When building a portfolio investors need to consider a wide range of asset classes including convertible securities. A convertible security is usually a bond or a preferred stock that can be converted into shares of the issuing company's common stock. Generally, the owner of the convertible determines if and when to convert, but in some cases the company has the right to determine when the conversion occurs.

Relative to the stock and bond markets, convertibles securities are a small, specialized niche. Prices vary based on market conditions as well as supply and demand. Companies issue convertible securities to quickly raise money and the rating of the security is based on the financial stability of the issuing company. Many convertibles are issued by companies that might otherwise have difficulty with a more traditional stock or bond offering. These securities tend to have a below investment grade bond rating. Thus, to attract investors, securities offerings by companies with low financial ratings usually pay a higher rate of interest and have more favorable terms of conversion. (For related reading, see: The Workings of Equity Portfolio Management.)

How Does the Conversion Work?

Most convertible securities have a fixed conversion formula. For example, a $1,000 convertible bond is issued with a 1.5% interest rate when the company’s stock is trading at $10. The owner of the bond has the right to convert the bond into 50 shares of the company’s common stock when the price is at or above $20. However, some convertibles are issued with a conversion ratio based on fluctuating market prices. This strategy helps the company manage the timing and number of shares of common stock that have to be issued.

How to Buy Convertibles

Individual convertible securities can be purchased, however it’s really not an efficient market and difficult for small investors to obtain optimal pricing. Generally, it’s best to buy an open or closed end mutual fund that provides active management. There are also convertible exchange traded funds and some equity funds managers include convertibles in their portfolios. (For more, see also: An Introduction to Closed End Funds.)

Convertibles in which the issuing company’s stock is not trading at or above the prescribed conversion price tend to be priced and trade more like a bond. These are sometimes called busted convertibles. Once the price of the company’s stock has hit or exceeded the conversion price the securities tend to behave more like an equity and trade in line with the issuing company's stock price. Between busted and equity are balanced convertibles which have some equity risk that is tempered by the interest payment.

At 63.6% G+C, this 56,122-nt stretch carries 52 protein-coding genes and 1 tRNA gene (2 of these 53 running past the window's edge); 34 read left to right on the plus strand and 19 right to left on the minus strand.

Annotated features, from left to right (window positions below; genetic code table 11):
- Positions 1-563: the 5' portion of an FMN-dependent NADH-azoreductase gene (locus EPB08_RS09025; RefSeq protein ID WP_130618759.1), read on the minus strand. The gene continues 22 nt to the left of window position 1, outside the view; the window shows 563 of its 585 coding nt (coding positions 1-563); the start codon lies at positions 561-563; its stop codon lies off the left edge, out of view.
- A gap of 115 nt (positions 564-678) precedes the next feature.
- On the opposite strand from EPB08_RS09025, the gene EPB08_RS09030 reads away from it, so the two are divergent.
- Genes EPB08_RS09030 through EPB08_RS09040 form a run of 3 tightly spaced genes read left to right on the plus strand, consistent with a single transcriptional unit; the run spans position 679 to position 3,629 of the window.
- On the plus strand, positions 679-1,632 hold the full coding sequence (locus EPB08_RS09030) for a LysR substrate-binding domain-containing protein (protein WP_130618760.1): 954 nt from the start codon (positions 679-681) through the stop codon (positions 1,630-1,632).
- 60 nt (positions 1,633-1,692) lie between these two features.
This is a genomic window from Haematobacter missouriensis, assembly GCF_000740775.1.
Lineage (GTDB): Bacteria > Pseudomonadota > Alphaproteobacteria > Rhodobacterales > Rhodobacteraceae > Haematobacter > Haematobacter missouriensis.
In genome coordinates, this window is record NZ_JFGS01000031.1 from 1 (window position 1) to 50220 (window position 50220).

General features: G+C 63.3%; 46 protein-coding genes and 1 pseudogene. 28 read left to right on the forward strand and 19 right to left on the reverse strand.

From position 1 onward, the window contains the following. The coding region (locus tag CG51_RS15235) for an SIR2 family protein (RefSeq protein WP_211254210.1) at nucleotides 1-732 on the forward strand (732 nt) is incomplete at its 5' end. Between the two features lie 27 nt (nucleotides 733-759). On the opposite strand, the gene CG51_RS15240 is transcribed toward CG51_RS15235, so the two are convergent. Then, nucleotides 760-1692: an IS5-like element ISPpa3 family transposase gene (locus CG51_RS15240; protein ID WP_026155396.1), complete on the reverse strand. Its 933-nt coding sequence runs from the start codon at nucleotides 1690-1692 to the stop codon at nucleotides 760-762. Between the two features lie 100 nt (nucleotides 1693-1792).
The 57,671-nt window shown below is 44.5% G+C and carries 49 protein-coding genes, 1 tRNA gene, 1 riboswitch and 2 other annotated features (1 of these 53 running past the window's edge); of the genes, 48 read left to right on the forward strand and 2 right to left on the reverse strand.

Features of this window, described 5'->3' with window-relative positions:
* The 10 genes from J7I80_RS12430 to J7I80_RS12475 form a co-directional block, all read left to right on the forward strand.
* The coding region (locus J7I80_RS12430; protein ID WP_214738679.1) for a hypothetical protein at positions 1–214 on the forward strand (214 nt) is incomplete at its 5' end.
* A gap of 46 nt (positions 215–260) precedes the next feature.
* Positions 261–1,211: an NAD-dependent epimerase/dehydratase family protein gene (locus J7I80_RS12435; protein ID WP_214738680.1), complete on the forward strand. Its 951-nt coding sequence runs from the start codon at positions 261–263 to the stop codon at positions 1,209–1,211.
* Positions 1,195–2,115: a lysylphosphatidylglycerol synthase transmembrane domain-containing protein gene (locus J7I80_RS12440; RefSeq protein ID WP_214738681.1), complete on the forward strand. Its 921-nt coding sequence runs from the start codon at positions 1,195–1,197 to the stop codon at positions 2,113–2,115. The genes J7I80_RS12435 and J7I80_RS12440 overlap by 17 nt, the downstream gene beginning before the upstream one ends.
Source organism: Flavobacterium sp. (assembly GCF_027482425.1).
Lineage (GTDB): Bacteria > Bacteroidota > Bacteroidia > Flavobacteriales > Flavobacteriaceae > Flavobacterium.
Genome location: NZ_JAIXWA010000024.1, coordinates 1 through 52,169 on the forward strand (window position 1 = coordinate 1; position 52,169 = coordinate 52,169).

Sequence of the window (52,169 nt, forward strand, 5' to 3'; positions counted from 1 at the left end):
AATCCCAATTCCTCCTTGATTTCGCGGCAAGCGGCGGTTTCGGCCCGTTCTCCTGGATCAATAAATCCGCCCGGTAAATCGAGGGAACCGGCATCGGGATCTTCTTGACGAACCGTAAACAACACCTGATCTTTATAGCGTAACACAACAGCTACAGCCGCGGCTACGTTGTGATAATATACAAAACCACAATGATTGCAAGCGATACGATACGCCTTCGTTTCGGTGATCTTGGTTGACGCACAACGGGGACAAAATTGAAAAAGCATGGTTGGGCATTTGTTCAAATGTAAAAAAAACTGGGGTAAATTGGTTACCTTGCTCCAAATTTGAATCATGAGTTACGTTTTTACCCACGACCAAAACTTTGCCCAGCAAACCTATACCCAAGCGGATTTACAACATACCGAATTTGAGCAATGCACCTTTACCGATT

The risk and return of an open or closed end fund depends on the actual securities the manager holds in the portfolio. Some funds only invest in the U.S., while others hold securities from around the world. Also, many closed end funds, which may trade at a discount, have an appealing higher yield since managers leverage their portfolios by up to 30%. But in exchange, these funds have greater risk since their price will fluctuate with changes in interest rates. 

How to Use Convertibles in Your Portfolio

The return of a convertible fund tends to follow the equity, rather than the bond market. According to Morningstar, the average open end convertible fund lost about 33% in the 2008 market crash as compared to the S&P 500 which lost 37%. However, when the markets rebounded in 2009 and 2010 convertible funds were up about 41% and 17% outperforming the S&P 500 which had returns of about 26% and 15%.

Historically, convertible security funds have had a high correlation with equities and a negative correlation with U.S. Treasuries.In a portfolio convertibles tend to behave like high yield corporate bonds. An allocation of 3–5% of your portfolio can provide income as well as help manage some of equity risk and reduce volatility.  

The Bottom Line

As a hybrid security, convertibles can help diversify your portfolio and offer potential for higher returns that is tempered by the income from the bond.

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